So I’m at count down now with book launch number 2 – 10 days to go! Whilst every time I think about the launch, my heart is literally pounding out of my chest [I’m that scared!], I am also very excited and proud at the same time. It really is a fab book, and I’m really excited to hear all your thoughts about it. Please feel free to leave me comments below.
So onto my recipe! This is a delicious, mildly sweet yet earthy tasting two-veg mash taken from my cookbook – The Flavour-led Weaning Cookbook. Perfect for tickling a baby’s sweet and savoury taste buds. Beetroot may encourage the production of disease-fighting white blood cells and contains folic acid and iron. Broccoli is also rich in vitamin C while turmeric is known as an anti-inflammatory spice. With all these immune-boosting ingredients, this yummy mash may help to keep colds and flu at bay. Suitable for babies from 7 months.
So, after a month of fasting (which seems to have whizzed by), Eid is finally towards the end of this week! Woo-hoo! Whilst I’ve really enjoyed this Ramadan, and after every year have a renewed appreciation for food, I’m looking forward to getting back to normal and eating dinner with Aaliyah again. And with Eid on the horizon, I thought I’d share my yummy rice pudding (kheer) recipe!
My recipe is naturally sweet, rich, creamy and luscious, and is suitable for babies from 7 months and up. I used to cook this recipe a lot for Aaliyah when she was a baby, and now I cook it as a healthy alternative to the usual sugary kheer recipes for the whole family.
This pudding is well-balanced for babies and toddlers and all of the ingredients have amazing health promoting properties. The saffron used in the pudding contains the compound ‘crocin’, important for good memory and can actually help baby’s ability to learn new and exciting things! The dates in the recipe are impressive too, with antioxidant power close to that of blueberries – they are a concentrated source of calories, great for boosting energy, fibre-rich helping to keep bowels healthy and are a wonderful source of minerals, potassium, selenium and calcium.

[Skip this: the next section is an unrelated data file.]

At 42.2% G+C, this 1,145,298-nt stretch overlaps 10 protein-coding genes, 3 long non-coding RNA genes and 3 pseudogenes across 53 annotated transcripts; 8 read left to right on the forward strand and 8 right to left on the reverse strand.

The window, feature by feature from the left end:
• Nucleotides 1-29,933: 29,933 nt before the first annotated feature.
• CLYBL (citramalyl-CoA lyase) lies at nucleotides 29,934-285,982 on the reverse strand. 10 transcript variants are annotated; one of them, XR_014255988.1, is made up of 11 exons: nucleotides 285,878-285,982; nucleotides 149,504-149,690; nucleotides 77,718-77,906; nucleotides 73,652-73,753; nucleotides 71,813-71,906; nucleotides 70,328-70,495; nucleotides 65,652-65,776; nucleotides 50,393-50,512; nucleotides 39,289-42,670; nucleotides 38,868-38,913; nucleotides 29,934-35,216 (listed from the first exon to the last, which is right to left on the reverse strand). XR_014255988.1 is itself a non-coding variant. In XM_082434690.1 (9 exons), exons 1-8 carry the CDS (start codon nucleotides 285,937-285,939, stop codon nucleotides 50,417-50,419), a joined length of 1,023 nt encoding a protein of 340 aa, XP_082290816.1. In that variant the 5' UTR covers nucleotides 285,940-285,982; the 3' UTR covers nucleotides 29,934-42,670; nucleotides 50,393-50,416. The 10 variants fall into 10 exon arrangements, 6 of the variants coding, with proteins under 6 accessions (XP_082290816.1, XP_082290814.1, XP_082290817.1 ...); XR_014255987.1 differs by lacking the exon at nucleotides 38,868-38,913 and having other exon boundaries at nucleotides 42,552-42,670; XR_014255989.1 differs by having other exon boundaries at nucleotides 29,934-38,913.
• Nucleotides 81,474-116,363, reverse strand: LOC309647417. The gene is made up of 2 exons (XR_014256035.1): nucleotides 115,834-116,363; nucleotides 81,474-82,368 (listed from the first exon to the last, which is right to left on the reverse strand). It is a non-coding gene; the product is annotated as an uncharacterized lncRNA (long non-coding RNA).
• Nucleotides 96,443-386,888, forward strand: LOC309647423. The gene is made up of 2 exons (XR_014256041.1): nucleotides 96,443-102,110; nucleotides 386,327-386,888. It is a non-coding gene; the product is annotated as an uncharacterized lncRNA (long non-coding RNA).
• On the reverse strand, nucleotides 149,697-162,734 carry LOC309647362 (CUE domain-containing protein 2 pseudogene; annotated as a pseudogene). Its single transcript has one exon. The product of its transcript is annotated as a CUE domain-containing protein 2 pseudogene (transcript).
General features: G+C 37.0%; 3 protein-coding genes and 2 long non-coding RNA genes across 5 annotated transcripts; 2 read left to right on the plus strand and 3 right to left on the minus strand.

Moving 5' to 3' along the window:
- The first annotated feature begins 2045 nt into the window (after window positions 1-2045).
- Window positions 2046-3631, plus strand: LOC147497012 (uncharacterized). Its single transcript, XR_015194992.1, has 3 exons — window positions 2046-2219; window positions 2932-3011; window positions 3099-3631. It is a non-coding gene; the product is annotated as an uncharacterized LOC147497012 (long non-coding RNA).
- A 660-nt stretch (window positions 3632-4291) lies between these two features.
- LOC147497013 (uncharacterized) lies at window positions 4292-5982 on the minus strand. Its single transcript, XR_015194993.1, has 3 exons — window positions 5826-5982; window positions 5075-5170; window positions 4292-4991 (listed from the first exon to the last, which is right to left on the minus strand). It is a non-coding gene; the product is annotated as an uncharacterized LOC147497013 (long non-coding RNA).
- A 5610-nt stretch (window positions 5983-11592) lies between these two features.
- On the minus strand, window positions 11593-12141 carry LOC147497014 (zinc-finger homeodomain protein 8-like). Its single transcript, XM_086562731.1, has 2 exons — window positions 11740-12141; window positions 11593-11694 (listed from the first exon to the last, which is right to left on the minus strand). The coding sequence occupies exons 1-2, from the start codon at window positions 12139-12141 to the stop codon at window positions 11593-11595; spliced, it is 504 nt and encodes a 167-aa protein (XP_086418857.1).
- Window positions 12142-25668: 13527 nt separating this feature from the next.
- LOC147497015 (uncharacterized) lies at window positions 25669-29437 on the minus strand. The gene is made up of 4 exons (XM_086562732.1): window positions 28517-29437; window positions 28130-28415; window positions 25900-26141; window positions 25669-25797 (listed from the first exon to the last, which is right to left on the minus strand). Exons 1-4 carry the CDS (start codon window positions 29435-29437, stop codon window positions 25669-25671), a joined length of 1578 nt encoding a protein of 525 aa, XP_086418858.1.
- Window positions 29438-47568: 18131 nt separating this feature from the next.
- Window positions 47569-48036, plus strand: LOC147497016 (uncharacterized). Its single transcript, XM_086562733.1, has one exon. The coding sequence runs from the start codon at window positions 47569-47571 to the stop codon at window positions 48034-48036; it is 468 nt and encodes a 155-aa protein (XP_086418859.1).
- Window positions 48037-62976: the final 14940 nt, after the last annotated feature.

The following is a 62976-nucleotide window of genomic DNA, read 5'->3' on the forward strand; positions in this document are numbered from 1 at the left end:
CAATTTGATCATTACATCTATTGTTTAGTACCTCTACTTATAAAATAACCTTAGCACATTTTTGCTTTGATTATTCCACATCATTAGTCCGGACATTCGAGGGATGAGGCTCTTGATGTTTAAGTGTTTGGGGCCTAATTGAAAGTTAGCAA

Cooking basmati rice sounds like a fairly simple task; it only has three ingredients after all – rice, water and oil. With just three ingredients how can cooking rice go wrong? Well… it can actually go VERY wrong!
I remember when I first started cooking rice I would either flood the rice with too much water which meant soggy, overcooked rice. Or wouldn’t add enough and half of the rice would be stuck to the bottom of the pan! But this rice was NOT going to get the better of me! So I persevered until I got the perfect balance of rice, water and oil to create beautifully white, soft, fluffy basmati rice. Little did I know the squishy, overcooked rice I was unintentionally cooking all those years ago, would actually be great for weaning!
So how many of you are using baby-led weaning for your little one’s weaning journey? Thinking about it, I don’t know know many mums who haven’t used baby-led weaning at some point during their weaning journey with baby. Whether they incorporated baby-led weaning into a daily routine with the traditional purees (spoon-feeding), or solely used the baby-led weaning technique – it’s a great way to get babies interested in their food.
I chose to to use both methods – traditional purees and finger foods for my little one’s daily weaning routine; it worked really well for us. The spoon-feeding was great as I had peace of mind that Aaliyah was eating her meals. The finger foods were great for experimentation – practising her pincer grip and trying different textures.
I did however notice baby-led weaning recipes didn’t leave much room for taste! Bland, steamed vegetables were great for playing around with, but not so great in the taste department. So to add some much-needed flavour to those poor, bland little cubes of veg, I’ve got a fab no-chilli chutney recipe for you to try.